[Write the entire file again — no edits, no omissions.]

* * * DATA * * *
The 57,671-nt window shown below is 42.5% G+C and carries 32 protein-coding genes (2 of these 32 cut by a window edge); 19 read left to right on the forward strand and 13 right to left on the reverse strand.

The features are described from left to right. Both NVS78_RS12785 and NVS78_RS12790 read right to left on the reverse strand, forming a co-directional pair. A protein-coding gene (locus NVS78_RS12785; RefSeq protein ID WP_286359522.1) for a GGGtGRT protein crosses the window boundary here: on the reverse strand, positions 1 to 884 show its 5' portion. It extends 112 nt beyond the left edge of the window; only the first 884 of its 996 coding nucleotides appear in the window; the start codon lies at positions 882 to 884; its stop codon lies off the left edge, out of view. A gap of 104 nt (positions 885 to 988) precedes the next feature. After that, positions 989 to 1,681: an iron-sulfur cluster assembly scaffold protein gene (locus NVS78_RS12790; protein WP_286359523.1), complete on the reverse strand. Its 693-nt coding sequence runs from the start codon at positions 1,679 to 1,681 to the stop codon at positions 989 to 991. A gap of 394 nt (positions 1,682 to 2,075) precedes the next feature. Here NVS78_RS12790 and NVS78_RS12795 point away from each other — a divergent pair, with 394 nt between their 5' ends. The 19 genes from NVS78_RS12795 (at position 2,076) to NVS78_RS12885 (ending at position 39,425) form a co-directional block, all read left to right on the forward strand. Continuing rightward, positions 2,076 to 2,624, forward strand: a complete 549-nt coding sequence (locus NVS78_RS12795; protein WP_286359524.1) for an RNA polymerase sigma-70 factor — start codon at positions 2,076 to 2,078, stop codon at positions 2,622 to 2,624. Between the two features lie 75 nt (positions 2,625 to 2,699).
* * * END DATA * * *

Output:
The 57,671-nt window shown below is 42.5% G+C and carries 32 protein-coding genes (2 of these 32 cut by a window edge); 19 read left to right on the forward strand and 13 right to left on the reverse strand.

The features are described from left to right. Both NVS78_RS12785 and NVS78_RS12790 read right to left on the reverse strand, forming a co-directional pair. A protein-coding gene (locus NVS78_RS12785; RefSeq protein ID WP_286359522.1) for a GGGtGRT protein crosses the window boundary here: on the reverse strand, positions 1 to 884 show its 5' portion. It extends 112 nt beyond the left edge of the window; only the first 884 of its 996 coding nucleotides appear in the window; the start codon lies at positions 882 to 884; its stop codon lies off the left edge, out of view. A gap of 104 nt (positions 885 to 988) precedes the next feature. After that, positions 989 to 1,681: an iron-sulfur cluster assembly scaffold protein gene (locus NVS78_RS12790; protein WP_286359523.1), complete on the reverse strand. Its 693-nt coding sequence runs from the start codon at positions 1,679 to 1,681 to the stop codon at positions 989 to 991. A gap of 394 nt (positions 1,682 to 2,075) precedes the next feature. Here NVS78_RS12790 and NVS78_RS12795 point away from each other — a divergent pair, with 394 nt between their 5' ends. The 19 genes from NVS78_RS12795 (at position 2,076) to NVS78_RS12885 (ending at position 39,425) form a co-directional block, all read left to right on the forward strand. Continuing rightward, positions 2,076 to 2,624, forward strand: a complete 549-nt coding sequence (locus NVS78_RS12795; protein WP_286359524.1) for an RNA polymerase sigma-70 factor — start codon at positions 2,076 to 2,078, stop codon at positions 2,622 to 2,624. Between the two features lie 75 nt (positions 2,625 to 2,699).